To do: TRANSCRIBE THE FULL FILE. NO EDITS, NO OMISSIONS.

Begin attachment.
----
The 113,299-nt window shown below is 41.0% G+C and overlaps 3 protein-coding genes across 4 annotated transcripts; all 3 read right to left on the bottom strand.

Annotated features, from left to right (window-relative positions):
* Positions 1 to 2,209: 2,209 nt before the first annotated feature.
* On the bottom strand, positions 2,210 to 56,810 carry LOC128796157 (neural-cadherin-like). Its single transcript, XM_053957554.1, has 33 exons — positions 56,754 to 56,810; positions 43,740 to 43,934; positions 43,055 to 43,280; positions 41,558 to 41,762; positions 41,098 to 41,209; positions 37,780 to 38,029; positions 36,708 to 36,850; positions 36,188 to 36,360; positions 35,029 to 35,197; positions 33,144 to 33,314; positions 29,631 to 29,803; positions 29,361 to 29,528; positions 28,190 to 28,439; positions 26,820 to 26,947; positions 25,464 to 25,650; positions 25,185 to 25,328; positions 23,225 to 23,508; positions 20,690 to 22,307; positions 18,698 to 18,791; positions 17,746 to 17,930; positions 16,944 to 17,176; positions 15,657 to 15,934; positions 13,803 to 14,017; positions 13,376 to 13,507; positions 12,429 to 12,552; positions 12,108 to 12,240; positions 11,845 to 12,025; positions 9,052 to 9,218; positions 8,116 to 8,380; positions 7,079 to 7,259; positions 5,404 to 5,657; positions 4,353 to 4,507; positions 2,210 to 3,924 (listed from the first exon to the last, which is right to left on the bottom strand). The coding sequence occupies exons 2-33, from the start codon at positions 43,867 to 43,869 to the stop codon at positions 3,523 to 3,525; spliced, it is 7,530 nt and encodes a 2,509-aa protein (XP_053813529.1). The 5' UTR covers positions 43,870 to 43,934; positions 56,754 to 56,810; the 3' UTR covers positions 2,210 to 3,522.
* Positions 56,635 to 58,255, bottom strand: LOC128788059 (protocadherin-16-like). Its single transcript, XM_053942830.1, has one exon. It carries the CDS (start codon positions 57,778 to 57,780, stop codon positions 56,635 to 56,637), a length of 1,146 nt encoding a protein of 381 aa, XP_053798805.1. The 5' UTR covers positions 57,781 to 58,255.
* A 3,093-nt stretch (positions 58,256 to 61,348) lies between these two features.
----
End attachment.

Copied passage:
The 113,299-nt window shown below is 41.0% G+C and overlaps 3 protein-coding genes across 4 annotated transcripts; all 3 read right to left on the bottom strand.

Annotated features, from left to right (window-relative positions):
* Positions 1 to 2,209: 2,209 nt before the first annotated feature.
* On the bottom strand, positions 2,210 to 56,810 carry LOC128796157 (neural-cadherin-like). Its single transcript, XM_053957554.1, has 33 exons — positions 56,754 to 56,810; positions 43,740 to 43,934; positions 43,055 to 43,280; positions 41,558 to 41,762; positions 41,098 to 41,209; positions 37,780 to 38,029; positions 36,708 to 36,850; positions 36,188 to 36,360; positions 35,029 to 35,197; positions 33,144 to 33,314; positions 29,631 to 29,803; positions 29,361 to 29,528; positions 28,190 to 28,439; positions 26,820 to 26,947; positions 25,464 to 25,650; positions 25,185 to 25,328; positions 23,225 to 23,508; positions 20,690 to 22,307; positions 18,698 to 18,791; positions 17,746 to 17,930; positions 16,944 to 17,176; positions 15,657 to 15,934; positions 13,803 to 14,017; positions 13,376 to 13,507; positions 12,429 to 12,552; positions 12,108 to 12,240; positions 11,845 to 12,025; positions 9,052 to 9,218; positions 8,116 to 8,380; positions 7,079 to 7,259; positions 5,404 to 5,657; positions 4,353 to 4,507; positions 2,210 to 3,924 (listed from the first exon to the last, which is right to left on the bottom strand). The coding sequence occupies exons 2-33, from the start codon at positions 43,867 to 43,869 to the stop codon at positions 3,523 to 3,525; spliced, it is 7,530 nt and encodes a 2,509-aa protein (XP_053813529.1). The 5' UTR covers positions 43,870 to 43,934; positions 56,754 to 56,810; the 3' UTR covers positions 2,210 to 3,522.
* Positions 56,635 to 58,255, bottom strand: LOC128788059 (protocadherin-16-like). Its single transcript, XM_053942830.1, has one exon. It carries the CDS (start codon positions 57,778 to 57,780, stop codon positions 56,635 to 56,637), a length of 1,146 nt encoding a protein of 381 aa, XP_053798805.1. The 5' UTR covers positions 57,781 to 58,255.
* A 3,093-nt stretch (positions 58,256 to 61,348) lies between these two features.